Following George Osborne’s budget, there was much in the media about the ‘March of the Makers’. For those who may have missed out on this brave exhortation to Britain’s manufacturers, here is a slogan invented by Government to show that it has moved on from its love affair with bankers and financial services.
For nearly six hundred workers in Maltby, South Yorkshire it won’t be so much the ‘March of the Makers’ , more a march to the nearest Job Centre, as Maltby Colliery ceases production after nearly a hundred years and hundreds of skilled jobs and trades are lost in an industry now in near terminal decline AT THE END OF THIS MONTH .
Modern mining is a highly technical, skilled operation, and what is more it can be clean. Britain could have been ahead of the rest of the World in developing clean coal technology and carbon capture for export. But this Government has turned its back comprehensively against it. The long hoped for Combined Heat and Power Plant planned slap bang next door to Hatfield Colliery in Ed Miliband’s constituency, received enthusiastic backing from the EU which said that it was the most advanced of its type in Europe. But when it came to match funding from the British Government for the company, Powerfuel Ltd, that wanted to build the plant which would have employed hundreds of workers in a state of the art power station, the investment wasn’t forthcoming.The project died.
Britain has an unenviable record in allowing great industrial and manufacturing projects either to go to the wall or be starved of new investment, from Swan Hunter shipyard under John Major to Sheffield Forgemasters under David Cameron. But the closure of Maltby Colliery in South Yorkshire underlines the shocking gamble that successive Governments, but particularly Tory Governments have played with energy supplies and diversity of energy supply.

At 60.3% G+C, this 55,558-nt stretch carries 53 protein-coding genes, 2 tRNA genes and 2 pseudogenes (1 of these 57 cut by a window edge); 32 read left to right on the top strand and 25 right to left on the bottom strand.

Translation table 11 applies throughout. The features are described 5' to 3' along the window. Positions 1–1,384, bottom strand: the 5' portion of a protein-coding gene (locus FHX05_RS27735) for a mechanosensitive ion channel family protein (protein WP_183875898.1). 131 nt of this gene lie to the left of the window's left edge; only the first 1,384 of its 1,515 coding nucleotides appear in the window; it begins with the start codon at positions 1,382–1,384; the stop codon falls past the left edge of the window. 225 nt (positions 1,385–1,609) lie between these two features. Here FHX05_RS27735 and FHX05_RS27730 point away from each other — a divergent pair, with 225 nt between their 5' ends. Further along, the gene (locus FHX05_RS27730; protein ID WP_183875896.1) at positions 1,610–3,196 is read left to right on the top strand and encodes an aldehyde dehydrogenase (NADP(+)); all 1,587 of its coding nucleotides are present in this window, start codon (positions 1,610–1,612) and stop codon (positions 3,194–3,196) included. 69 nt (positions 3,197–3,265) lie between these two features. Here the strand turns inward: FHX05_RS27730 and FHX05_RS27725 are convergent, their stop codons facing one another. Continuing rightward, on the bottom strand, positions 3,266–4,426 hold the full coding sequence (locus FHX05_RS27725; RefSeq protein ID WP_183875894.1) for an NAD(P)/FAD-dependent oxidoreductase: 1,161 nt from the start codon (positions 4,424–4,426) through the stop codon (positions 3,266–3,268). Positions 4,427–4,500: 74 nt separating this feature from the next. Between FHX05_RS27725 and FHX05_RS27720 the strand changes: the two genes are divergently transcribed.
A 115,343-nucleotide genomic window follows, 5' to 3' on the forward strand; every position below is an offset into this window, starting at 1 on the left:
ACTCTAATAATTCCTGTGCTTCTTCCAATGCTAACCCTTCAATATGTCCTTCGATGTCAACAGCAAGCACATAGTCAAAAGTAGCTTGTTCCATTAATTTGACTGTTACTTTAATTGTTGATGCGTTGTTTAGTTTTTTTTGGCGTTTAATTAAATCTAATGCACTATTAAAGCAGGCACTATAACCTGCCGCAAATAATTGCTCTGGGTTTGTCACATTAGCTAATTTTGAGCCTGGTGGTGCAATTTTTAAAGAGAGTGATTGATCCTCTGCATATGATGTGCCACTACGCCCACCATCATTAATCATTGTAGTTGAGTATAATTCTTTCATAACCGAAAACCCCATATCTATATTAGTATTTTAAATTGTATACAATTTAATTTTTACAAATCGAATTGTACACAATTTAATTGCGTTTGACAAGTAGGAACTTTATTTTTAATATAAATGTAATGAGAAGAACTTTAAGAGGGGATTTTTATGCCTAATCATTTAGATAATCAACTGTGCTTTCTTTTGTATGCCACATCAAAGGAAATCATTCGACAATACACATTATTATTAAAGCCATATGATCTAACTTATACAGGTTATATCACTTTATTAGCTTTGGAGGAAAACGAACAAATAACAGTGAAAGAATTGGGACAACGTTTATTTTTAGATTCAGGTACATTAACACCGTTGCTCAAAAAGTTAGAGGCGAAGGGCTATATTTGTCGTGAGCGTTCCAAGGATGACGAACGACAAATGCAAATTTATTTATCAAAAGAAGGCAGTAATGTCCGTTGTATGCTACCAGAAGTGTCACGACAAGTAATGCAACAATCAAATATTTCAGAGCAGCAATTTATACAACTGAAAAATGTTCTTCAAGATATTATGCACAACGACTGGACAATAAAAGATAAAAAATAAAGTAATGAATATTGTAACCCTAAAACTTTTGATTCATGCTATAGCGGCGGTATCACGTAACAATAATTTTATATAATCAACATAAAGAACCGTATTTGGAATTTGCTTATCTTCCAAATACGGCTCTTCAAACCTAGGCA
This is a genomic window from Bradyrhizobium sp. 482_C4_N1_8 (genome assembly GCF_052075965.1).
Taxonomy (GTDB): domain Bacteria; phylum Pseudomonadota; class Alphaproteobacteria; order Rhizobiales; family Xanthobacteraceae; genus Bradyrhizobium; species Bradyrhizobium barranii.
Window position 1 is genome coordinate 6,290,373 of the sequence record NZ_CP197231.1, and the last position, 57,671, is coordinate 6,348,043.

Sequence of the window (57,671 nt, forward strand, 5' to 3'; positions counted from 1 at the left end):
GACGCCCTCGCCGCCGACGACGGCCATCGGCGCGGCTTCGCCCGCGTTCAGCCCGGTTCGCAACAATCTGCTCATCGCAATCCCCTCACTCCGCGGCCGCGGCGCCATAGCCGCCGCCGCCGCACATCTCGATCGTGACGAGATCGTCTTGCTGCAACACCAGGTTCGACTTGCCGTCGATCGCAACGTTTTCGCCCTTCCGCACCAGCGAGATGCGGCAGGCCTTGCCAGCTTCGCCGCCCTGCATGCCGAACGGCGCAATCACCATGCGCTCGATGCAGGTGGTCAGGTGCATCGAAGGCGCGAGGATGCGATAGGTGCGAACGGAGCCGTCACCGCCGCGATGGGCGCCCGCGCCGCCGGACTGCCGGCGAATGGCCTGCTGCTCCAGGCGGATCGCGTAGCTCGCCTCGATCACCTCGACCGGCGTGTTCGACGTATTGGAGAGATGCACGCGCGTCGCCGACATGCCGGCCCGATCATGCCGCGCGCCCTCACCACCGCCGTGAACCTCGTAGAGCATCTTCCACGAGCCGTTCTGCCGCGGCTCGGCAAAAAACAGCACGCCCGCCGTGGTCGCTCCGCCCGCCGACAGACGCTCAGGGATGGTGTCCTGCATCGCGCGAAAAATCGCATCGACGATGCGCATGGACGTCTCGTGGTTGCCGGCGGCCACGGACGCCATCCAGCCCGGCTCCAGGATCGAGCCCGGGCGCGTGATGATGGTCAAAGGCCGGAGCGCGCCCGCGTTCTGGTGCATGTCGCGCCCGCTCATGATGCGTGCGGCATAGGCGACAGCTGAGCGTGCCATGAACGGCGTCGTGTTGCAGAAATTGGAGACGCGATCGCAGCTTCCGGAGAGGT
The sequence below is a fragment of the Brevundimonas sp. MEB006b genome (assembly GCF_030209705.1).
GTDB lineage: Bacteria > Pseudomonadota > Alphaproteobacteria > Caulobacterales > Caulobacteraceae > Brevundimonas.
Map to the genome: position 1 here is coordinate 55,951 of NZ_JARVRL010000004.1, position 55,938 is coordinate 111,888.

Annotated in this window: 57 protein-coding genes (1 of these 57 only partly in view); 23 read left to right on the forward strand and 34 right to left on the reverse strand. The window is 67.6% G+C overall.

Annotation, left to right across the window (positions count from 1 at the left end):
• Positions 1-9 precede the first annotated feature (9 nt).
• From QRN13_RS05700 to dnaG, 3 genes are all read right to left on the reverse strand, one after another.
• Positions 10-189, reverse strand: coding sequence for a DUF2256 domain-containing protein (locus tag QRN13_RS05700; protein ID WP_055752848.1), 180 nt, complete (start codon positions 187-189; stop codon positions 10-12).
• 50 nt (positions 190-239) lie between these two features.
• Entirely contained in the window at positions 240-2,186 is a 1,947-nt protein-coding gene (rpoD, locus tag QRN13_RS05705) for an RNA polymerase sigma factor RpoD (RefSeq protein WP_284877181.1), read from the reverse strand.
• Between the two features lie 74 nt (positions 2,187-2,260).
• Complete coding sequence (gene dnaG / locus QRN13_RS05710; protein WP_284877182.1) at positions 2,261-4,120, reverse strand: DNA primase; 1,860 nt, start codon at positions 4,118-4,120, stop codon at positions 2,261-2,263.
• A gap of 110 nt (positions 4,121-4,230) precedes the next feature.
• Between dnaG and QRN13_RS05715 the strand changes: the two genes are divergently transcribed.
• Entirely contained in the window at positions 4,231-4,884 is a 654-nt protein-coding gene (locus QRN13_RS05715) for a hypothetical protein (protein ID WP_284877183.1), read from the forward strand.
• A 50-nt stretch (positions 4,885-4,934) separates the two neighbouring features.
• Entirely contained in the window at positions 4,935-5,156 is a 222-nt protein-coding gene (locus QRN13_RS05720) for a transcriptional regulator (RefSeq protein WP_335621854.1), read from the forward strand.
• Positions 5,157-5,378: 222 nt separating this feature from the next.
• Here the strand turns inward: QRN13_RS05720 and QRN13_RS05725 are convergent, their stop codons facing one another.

This winter upwards of 45% of our electricity will have been generated by coal. That percentage is set to diminish over time, because old coal powered plant is closing and Ministers have refused to invest in new clean coal technology. However, even now barely ten per cent of coal supplied to British power stations is domestically produced – the rest is imported, as if course gas, and will increasingly, be oil. However unfashionable it may be, we still need British coal for power generation.
Local MP, Kevin Barron, who worked as a miner at Maltby Colliery before being elected to Parliament hopes that plans to ‘mothball’ the pit can be successfully challenged. I hope he is right, and I hope that the Labour movement gets behind him, the National Union of Mineworkers and the local community. For if Maltby shuts there will be three operational deep mines left in the country, and it will become increasingly difficult to find the skilled workers needed for an industry that has in recent years enjoyed something of a revival. Daw Mill, the most productive mine in the country closed last month as fires raged out of control underground.
Some battles can be won even in Opposition. Stoke on Trent MP, Tristram Hunt, has just succeeded in gaining important Budget exemptions over exorbitant fuel costs for the ceramics industry, not only helping to safeguard several thousands of jobs in the industry – but helping to breathe new life into a World famous British industry.
In recent weeks, Labour has announced new policies aimed at developing regional investment banks, based very much on the powerful German model, and aimed at giving investment to the ‘makers’. We now need a powerful manufacturing and industrial policy, and we need to start by ensuring that the best of what we already have is maintained and expanded.